The International Racquetball Tour just came off a huge weekend in Portland. The Tournament of Champions is probably one of their most important stops of the year. A Tier 2 with Tier 1 money, (or is that the other way around?)... It's played in a hotbed of racquetball and the energy and size of the crowd at that event reflects what racquetball could really be as far interest.
The TOC was the IRT's next to last event of the season. The last Tier 1 stop will be in Fresno, California at the end of this month. It was changed from a Tier 4, which makes the ranking situation really interesting. To date, the games best player is rolling at #2. Kane Waselenchuk, having won the TOC pretty convincingly, is most likely in a much better position to take back the #1 spot Rocky Carson in Fresno. It seemed like the numbers were really close because of the rolling totals. (I'm still a bit hazy...though I get it, I think.)
The difference maker was Daniel De La Rosa. He had what was a serious showing of who he really is in the world of professional racquetball. I've been looking at younger players all season on both tours. And of all the young players that represent really change in the hierarchy, De La Rosa has proven that he is the young player to watch. He has been consistent and exciting, while proving more and more that he can get by the older guards at #2 and #3. Though his number has him at #4 currently, in terms of momentum and positioning, it's a real world of #3. In that, there is a similarity with Kane, where the ranking doesn't reflect the level to which they are actually playing.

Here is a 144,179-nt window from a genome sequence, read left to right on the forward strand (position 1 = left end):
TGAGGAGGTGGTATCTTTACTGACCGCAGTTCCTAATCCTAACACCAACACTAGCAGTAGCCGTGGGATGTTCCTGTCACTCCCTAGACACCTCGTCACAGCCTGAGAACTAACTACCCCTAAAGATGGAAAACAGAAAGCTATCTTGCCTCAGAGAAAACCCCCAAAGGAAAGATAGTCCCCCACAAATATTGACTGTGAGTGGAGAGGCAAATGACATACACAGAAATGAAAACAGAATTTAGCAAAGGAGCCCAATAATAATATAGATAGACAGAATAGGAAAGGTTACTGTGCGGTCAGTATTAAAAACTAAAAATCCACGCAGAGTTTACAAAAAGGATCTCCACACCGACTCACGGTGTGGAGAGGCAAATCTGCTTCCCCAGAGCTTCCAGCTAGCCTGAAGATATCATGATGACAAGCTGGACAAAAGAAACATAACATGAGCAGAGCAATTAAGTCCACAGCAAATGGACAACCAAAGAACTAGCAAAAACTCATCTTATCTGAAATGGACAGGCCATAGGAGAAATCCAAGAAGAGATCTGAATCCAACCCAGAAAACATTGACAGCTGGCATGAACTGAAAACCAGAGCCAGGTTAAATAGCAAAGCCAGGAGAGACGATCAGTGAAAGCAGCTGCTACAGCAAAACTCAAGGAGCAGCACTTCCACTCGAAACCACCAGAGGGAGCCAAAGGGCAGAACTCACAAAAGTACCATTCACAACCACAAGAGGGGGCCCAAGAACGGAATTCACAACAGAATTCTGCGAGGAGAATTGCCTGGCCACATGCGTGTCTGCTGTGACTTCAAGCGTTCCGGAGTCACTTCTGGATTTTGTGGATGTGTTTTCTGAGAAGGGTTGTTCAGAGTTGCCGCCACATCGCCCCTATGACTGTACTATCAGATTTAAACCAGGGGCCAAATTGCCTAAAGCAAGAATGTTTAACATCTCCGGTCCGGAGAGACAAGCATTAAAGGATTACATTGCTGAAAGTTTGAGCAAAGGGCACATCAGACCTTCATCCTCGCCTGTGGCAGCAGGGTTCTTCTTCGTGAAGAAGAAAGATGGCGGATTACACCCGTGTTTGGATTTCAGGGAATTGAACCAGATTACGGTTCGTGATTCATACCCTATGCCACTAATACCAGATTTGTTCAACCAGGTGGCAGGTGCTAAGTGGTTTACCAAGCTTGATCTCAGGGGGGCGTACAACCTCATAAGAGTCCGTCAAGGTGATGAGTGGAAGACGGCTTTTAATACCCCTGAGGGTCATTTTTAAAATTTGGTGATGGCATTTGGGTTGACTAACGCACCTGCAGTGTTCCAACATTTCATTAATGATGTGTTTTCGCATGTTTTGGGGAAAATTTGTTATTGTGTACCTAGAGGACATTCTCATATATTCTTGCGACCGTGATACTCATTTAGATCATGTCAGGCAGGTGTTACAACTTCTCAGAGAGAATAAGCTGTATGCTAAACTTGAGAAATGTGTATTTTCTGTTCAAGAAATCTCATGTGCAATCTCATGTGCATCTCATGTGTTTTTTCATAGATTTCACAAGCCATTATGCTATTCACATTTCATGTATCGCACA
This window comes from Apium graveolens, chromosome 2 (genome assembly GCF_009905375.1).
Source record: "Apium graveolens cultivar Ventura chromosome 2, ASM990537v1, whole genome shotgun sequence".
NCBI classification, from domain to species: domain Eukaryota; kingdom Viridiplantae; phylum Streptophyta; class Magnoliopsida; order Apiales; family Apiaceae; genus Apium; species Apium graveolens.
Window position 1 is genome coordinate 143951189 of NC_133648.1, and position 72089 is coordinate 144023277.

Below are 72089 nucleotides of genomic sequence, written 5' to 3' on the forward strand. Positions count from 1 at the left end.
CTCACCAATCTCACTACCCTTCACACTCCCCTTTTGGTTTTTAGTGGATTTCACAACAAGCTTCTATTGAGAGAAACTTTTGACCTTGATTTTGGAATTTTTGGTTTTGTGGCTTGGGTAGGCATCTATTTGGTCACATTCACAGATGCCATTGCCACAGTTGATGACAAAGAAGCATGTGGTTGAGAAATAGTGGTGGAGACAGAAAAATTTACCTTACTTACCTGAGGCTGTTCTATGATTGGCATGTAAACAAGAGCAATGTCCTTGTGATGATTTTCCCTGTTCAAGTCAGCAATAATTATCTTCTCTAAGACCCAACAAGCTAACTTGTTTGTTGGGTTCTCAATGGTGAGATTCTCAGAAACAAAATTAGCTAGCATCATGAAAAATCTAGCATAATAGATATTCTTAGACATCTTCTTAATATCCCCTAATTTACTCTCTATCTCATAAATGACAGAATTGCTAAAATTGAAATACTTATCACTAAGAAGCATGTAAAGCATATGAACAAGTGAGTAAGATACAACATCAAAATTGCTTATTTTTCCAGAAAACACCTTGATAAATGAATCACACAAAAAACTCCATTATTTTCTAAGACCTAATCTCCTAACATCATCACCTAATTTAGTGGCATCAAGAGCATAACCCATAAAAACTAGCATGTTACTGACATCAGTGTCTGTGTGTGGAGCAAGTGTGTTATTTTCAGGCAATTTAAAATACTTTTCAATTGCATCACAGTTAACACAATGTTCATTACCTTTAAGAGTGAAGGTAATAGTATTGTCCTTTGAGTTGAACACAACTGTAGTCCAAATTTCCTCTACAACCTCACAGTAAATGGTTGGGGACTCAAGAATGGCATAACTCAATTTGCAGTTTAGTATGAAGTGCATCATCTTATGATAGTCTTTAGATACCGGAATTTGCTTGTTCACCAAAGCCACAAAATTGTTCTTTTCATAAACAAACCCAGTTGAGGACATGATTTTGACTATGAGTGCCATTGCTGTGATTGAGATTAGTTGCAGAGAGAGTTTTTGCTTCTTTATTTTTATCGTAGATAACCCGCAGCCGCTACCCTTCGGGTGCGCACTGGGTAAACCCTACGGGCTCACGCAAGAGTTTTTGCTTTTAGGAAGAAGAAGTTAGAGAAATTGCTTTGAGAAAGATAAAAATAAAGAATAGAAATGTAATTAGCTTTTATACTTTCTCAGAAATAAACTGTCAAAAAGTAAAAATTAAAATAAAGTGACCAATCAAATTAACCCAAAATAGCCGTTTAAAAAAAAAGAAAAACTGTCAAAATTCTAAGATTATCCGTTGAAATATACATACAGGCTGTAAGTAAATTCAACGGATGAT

De La Rosa, more than any of the other notable young players has made a real move on the rankings. Much like Jose Rojas did two seasons prior. Though Rojas has not been able to maintain his momentum and has actually slid back towards the midddle pack. Rojas made it as far as #3, but just hasn't been able to consistently challenge the old guard as Daniel does now. It's all in the set up, because the real challenges to their hold their spots will come from other talented young players.
As an example at the TOC this past weekend, Coby Iwaasa from Canada, took out Jose Rojas, and gave De La Rosa all he could handle. Gifted players like Iwaasa will tend to provide much of a mental challenge because they have nothing to lose, where as young players on top are increasingly expected to win. That's critical and has made the difference this season on the IRT rankings. I will note, that Coby has been notably absent on the WRT, and culturally, may have done him good. He's fresher, stronger and more confidant, having chosen to target his resources towards a few IRT stops and training in Canada. Note he flew immediately after his match with De La Rosa to play in the Canadian National Doubles Championships, where he won with Veteran Mike Green.
I'm looking at De La Rosa and the confidence that is apparent in his play, in tight moments and with how he performs in those moments. As I do so, I think his connection with Kane through their sponsor facilitates his confidence in what similarities they may have. I wouldn't say he plays like Kane, I would say, that, they both have a clear and relaxed vision of where the ball will most likely be going. De La Rosa is more of a "laid back straight to explosive player"; hence more diving thank Waselenchuk, where Kane's vision is continuously acted upon in his movements.
Right now, he has the best formula among the young guns, outside of just career attrition, to grab the very top rungs.